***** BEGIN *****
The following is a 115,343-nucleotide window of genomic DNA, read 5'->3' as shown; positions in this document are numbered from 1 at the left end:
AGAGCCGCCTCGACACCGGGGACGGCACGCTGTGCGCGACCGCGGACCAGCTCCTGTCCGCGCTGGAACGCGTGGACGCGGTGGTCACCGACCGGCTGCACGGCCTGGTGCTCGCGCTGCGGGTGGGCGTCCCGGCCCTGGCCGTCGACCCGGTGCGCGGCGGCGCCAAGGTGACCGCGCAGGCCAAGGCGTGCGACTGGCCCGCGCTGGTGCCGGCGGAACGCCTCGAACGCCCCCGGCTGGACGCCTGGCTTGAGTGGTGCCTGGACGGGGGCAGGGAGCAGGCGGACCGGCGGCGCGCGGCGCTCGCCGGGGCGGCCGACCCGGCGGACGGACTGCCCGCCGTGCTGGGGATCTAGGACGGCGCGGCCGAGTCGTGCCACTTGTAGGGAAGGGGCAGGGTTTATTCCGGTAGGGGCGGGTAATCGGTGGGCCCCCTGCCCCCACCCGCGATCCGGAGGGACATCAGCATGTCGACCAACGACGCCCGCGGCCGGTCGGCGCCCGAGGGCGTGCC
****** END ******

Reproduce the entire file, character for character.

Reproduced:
The following is a 115,343-nucleotide window of genomic DNA, read 5'->3' as shown; positions in this document are numbered from 1 at the left end:
AGAGCCGCCTCGACACCGGGGACGGCACGCTGTGCGCGACCGCGGACCAGCTCCTGTCCGCGCTGGAACGCGTGGACGCGGTGGTCACCGACCGGCTGCACGGCCTGGTGCTCGCGCTGCGGGTGGGCGTCCCGGCCCTGGCCGTCGACCCGGTGCGCGGCGGCGCCAAGGTGACCGCGCAGGCCAAGGCGTGCGACTGGCCCGCGCTGGTGCCGGCGGAACGCCTCGAACGCCCCCGGCTGGACGCCTGGCTTGAGTGGTGCCTGGACGGGGGCAGGGAGCAGGCGGACCGGCGGCGCGCGGCGCTCGCCGGGGCGGCCGACCCGGCGGACGGACTGCCCGCCGTGCTGGGGATCTAGGACGGCGCGGCCGAGTCGTGCCACTTGTAGGGAAGGGGCAGGGTTTATTCCGGTAGGGGCGGGTAATCGGTGGGCCCCCTGCCCCCACCCGCGATCCGGAGGGACATCAGCATGTCGACCAACGACGCCCGCGGCCGGTCGGCGCCCGAGGGCGTGCC